I am a Christian. I believe that Jesus was the son of God, died on the cross for our salvation and rose after three days to be with his Father. I am not, however,
Christmas memory of the day: When we were really young (Bubba was only a few months old), we lived in Wake Village on Ellen in a tiny house filled with three children under the age of six and Mama and Daddy. Gayla and I shared a room that we both thought was enormous but 8 mm film shows to be teeny tiny.
The first Christmas I remember is that one. I remember waking up to a clatter in the kitchen and instantly knew Santa was doing what he does best. I was excited beyond measure and crawled over into Sister's bed to wake her up.
"Gayla, SANTA IS HERE!" I whispered as I shook her and hugged her at the same time. She told me to shush and pretend I was asleep or he would leave and not deliver everything. Frightened of this horrific tragedy, I quickly and quietly scrambled back into my own bed and squeezed my eyes shut tight.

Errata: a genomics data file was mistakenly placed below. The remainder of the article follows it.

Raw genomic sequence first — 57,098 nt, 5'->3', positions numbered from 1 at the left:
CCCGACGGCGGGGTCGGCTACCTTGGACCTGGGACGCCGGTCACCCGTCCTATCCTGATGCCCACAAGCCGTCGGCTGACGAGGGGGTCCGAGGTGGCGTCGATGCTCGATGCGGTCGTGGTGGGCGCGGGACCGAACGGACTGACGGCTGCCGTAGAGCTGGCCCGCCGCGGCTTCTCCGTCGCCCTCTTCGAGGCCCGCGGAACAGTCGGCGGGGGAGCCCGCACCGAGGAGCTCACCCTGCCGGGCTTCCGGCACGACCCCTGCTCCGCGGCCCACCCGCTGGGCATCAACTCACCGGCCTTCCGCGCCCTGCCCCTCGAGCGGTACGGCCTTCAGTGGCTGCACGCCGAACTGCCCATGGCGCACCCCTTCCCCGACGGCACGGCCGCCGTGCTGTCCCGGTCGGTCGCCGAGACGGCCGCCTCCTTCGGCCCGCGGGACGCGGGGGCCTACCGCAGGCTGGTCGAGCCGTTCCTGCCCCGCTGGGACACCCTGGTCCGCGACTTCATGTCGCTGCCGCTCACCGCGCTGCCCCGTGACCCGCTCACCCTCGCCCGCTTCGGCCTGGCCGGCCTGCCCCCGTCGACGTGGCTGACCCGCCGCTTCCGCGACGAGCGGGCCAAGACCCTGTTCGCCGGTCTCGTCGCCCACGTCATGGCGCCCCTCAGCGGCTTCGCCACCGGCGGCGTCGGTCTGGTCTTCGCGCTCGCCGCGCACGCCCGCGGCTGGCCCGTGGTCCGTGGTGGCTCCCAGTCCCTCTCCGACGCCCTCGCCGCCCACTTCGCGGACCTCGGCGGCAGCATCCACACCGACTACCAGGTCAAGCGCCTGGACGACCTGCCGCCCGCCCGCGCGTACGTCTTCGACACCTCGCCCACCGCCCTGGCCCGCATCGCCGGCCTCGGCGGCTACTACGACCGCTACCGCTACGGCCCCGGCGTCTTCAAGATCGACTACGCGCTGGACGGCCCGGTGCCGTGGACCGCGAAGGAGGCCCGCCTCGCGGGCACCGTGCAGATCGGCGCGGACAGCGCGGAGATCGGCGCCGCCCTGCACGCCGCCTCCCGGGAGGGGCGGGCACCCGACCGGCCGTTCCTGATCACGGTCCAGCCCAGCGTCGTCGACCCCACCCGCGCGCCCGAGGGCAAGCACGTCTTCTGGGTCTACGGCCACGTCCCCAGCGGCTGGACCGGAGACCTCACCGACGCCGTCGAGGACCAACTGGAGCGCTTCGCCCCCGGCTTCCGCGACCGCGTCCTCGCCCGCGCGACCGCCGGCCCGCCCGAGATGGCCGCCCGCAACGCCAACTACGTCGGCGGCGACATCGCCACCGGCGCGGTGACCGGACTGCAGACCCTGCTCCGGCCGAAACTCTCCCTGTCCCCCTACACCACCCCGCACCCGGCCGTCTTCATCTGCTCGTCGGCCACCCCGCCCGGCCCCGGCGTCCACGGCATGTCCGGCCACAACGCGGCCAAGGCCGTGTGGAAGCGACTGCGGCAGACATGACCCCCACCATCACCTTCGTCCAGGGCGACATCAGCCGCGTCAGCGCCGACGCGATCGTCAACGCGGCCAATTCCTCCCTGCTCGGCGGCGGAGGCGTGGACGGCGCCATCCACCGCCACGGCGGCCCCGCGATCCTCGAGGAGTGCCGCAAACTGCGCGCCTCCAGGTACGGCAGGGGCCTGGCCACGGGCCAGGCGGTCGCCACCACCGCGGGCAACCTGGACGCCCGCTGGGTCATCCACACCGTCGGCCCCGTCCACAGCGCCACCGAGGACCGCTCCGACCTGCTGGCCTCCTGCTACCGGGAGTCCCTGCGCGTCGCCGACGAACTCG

It might have been a few hours or a few minutes later, Mama and Daddy woke us up with the bright light of that 8 mm camera ready to capture our surprise for posterity. The rest of this memory is what I see in that precious treasure of film each year. Sister and I run through a gamut of gifts: a tunnel for crawling through, a table and bench seat toy boxes, beautiful blond baby dolls as big as us (whose hair net was just as fun to play with as the doll), and so very much more.
The smiles and silent laughter are the gems I clutch this year and play on repeat over and over in my mind's eye. The scene where Gayla pulls that mesh net from her dolly's hair over her own head so that it smushes her nose in particular pulls at my heart. I so badly want to go back to that Christmas and hug my Gayla and hold on to her so tight. I want to stay snuggled up to her and pretend we are asleep and waiting for Santa to finish his delivery.